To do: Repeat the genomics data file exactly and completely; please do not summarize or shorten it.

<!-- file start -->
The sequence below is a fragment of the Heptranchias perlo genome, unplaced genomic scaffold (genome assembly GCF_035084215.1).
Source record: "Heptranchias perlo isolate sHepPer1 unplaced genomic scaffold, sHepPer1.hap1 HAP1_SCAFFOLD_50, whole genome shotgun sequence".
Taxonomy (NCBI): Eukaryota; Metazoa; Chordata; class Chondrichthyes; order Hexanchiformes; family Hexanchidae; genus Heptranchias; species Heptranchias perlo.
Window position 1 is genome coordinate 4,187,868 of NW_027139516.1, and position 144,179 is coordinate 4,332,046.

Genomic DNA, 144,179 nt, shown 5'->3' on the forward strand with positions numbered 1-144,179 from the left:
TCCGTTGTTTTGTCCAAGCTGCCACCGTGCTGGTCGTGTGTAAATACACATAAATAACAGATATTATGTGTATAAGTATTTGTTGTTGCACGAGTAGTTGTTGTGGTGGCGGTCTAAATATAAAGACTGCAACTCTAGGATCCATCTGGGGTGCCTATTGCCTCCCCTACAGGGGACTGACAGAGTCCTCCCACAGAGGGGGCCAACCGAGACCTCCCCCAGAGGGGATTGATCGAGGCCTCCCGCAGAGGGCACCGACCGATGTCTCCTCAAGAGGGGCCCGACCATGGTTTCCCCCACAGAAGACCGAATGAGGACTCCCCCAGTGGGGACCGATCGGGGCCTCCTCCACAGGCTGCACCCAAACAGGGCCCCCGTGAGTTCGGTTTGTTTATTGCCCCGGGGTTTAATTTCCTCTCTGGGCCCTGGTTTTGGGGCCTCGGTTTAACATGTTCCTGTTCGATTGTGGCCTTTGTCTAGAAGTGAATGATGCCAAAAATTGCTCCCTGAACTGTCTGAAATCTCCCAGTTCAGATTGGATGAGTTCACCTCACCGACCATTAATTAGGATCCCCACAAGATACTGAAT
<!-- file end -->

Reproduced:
The sequence below is a fragment of the Heptranchias perlo genome, unplaced genomic scaffold (genome assembly GCF_035084215.1).
Source record: "Heptranchias perlo isolate sHepPer1 unplaced genomic scaffold, sHepPer1.hap1 HAP1_SCAFFOLD_50, whole genome shotgun sequence".
Taxonomy (NCBI): Eukaryota; Metazoa; Chordata; class Chondrichthyes; order Hexanchiformes; family Hexanchidae; genus Heptranchias; species Heptranchias perlo.
Window position 1 is genome coordinate 4,187,868 of NW_027139516.1, and position 144,179 is coordinate 4,332,046.

Genomic DNA, 144,179 nt, shown 5'->3' on the forward strand with positions numbered 1-144,179 from the left:
TCCGTTGTTTTGTCCAAGCTGCCACCGTGCTGGTCGTGTGTAAATACACATAAATAACAGATATTATGTGTATAAGTATTTGTTGTTGCACGAGTAGTTGTTGTGGTGGCGGTCTAAATATAAAGACTGCAACTCTAGGATCCATCTGGGGTGCCTATTGCCTCCCCTACAGGGGACTGACAGAGTCCTCCCACAGAGGGGGCCAACCGAGACCTCCCCCAGAGGGGATTGATCGAGGCCTCCCGCAGAGGGCACCGACCGATGTCTCCTCAAGAGGGGCCCGACCATGGTTTCCCCCACAGAAGACCGAATGAGGACTCCCCCAGTGGGGACCGATCGGGGCCTCCTCCACAGGCTGCACCCAAACAGGGCCCCCGTGAGTTCGGTTTGTTTATTGCCCCGGGGTTTAATTTCCTCTCTGGGCCCTGGTTTTGGGGCCTCGGTTTAACATGTTCCTGTTCGATTGTGGCCTTTGTCTAGAAGTGAATGATGCCAAAAATTGCTCCCTGAACTGTCTGAAATCTCCCAGTTCAGATTGGATGAGTTCACCTCACCGACCATTAATTAGGATCCCCACAAGATACTGAAT